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Study shows stark consequences of IZ

The long-awaited Hausrath report will be presented to the Blue-Ribbon Commission tonight. Despite overestimating sales prices and ignoring capital costs, the study found the inclusionary zoning will bring development downtown and in marginal neighborhoods to a screeching halt (“infeasible” is the term). It also notes that development near Emeryville and in North Oakland or the Hills would be less affected because of their larger profit margins and mid-rise, wood-and-concrete construction type, perhaps explaining why the councilmembers representing Oakland’s wealthiest neighborhoods are IZ’s primary backers. Despite being commissioned and supported by the officials and staff who are most pushing IZ, the study strongly confirms what opponents have said all along – Oakland, especially the areas most in need of development (“lower-priced housing in neighborhoods and higher-priced housing downtown”), simply can’t afford gigantic condo fees.

In other news, the Chronicle wrote an ultra-bourgeois editorial complaining about “unsightly” billboards and dismissing the revenues they provide to important institutions like the Oakland Zoo as “pet projects.”

The Tribune had a long article about the Wayanses, which made me support their project less (and why did they earlier meet with Councilmembers Reid and Brooks? Neither represents the area or chairs the relevant committee). Keenan Ivory Wayans didn’t mention rollercoasters, emphasized retail and a hotel, and suggested housing construction, all of which are terribly inappropriate uses of isolated land. What’s the point of putting a hotel next to the Bay Bridge? There are hotels in SF. We need hotels downtown, by the airport, and in Rockridge. Even if I weren’t having second thoughts about the project, they have no need for special treatment. They will have a big leg up on the RFP alread. I look forward to seeing the proposals later this year!


Finally, I’d like to encourage political junkies (and who else is reading this?) to watch City Council meetings. Streaming video, if you don’t have cable, is available on KTOP’s website. If you missed Tuesday night, here are some highlights:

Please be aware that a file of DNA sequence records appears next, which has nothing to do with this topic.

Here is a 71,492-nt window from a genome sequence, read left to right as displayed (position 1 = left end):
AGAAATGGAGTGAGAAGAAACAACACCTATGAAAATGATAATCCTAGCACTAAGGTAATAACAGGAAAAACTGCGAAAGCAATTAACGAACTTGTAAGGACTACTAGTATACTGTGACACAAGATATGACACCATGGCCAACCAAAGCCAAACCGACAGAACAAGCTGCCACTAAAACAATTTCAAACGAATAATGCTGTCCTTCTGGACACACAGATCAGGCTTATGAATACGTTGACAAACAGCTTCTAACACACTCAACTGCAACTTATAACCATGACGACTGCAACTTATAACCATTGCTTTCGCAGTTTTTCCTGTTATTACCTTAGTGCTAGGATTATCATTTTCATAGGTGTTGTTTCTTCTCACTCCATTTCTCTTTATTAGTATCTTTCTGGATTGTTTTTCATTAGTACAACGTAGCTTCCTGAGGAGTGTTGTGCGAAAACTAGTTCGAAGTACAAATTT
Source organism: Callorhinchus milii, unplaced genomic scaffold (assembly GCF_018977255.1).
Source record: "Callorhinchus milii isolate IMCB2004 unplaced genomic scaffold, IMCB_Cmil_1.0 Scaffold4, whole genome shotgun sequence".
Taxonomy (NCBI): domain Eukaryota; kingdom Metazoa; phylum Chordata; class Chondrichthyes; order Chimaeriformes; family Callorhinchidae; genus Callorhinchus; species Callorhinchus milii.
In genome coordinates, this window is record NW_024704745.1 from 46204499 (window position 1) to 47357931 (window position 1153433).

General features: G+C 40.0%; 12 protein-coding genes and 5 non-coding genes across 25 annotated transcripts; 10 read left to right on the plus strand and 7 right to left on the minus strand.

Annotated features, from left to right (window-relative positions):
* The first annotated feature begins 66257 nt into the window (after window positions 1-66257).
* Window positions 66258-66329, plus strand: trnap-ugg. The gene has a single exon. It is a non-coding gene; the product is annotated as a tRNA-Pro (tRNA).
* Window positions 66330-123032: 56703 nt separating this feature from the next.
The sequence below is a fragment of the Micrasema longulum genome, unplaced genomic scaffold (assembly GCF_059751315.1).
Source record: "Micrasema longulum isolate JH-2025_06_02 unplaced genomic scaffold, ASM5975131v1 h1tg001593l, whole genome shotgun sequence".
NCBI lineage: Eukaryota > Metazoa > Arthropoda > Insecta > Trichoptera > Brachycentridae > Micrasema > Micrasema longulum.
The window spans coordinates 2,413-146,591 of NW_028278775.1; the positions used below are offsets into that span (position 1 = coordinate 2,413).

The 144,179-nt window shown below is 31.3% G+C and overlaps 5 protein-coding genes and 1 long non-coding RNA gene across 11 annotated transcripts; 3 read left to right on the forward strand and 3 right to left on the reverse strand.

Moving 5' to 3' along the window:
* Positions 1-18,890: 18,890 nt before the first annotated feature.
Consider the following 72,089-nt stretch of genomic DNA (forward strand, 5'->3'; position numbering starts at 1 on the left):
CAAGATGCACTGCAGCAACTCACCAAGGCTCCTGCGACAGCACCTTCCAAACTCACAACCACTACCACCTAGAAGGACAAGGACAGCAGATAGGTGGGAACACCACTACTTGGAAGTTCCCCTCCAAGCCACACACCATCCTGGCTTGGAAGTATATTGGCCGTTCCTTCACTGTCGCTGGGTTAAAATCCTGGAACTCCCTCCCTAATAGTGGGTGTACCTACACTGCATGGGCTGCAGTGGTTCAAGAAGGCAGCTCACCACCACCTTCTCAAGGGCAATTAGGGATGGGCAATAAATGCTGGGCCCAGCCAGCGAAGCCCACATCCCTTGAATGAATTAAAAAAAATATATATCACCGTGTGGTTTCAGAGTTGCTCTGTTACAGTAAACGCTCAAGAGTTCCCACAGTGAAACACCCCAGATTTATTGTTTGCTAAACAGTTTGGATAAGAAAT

Sanjiv Handa blamed “problems with city’s website,” the lack of solving real issues, and general Council laziness (reflected in “the usual light number of people in the audience” and “the lightest meeting load in the country”) on councilmembers’ ambitions. “Ms. Quan, Mr. De la Fuente, want to run for mayor; Ms. Brunner for city attorney.”

There was no discussion, and not a single speaker, when the council endorsed AB45, that would transfer OUSD oversight from Jack O’Connell to FCMAT. Yesterday, the Assembly Appropriations Committee deferred action to later this month. See my last post for contact info for the committee.

Several councilmembers rambled during the discussion of the “city of refuge” extension. Jean Quan speculated about what would happen without migrant workers: “if we were to pay the true cost of producing those melons, they’d cost the same as in Japan… five dollars a pound.”

“As an American, I’m afraid there’s always bits of racism in me,” said Nancy Nadel. “I don’t see the encouragement of the immigrants to (transform) their countries,” she added. “There are people in this country who will not work for slave wages, and feel the immigrants are coming here to work for wages just because they’re higher than in their own country.” She concluded, while voting for the measure, that “we cannot just let everybody come to the United States and work here.”

Desley Brooks revealed that she used to be an INS prosecutor (and didn’t like it), and that she recently attended a Hillary Clinton fundraiser. She also pointed out that there are many European illegal immigrants, supporting the resolution’s call to extend Oakland’s offer of refuge from Central American political refugees to any and all immigrants.

Ms. Brooks brought up storefront churches, when discussing the expansion of the facade improvement program. “Storefront churches become problematic, and so they blight our commercial corridors. Each one of these places is a church, and we can’t do anything to uplift the area. Redevelopment law will allow us to … help churches upgrade their exteriors.”

Heny Chang thought additional money for architects and guidelines is unnecessary; he called it “red tape.” Brooks responded, saying the design review is “critical.” She’s right – poorly-designed storefronts are a major problem throughout the city. The Dimond District is a good example of how bad architecture can discourage merchants’ investment, and Old Oakland and Uptown owe no small part of their resurgances to large windows and handsome facades.

Even though Council meetings are very long and often deal with uninteresting issues, having the stream in the background is a great way to hear these sometimes-provactive statements.

Posted in armybase, breakingnews, citycouncil, housing, iz, oakland, ousd.


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Continuing the Discussion

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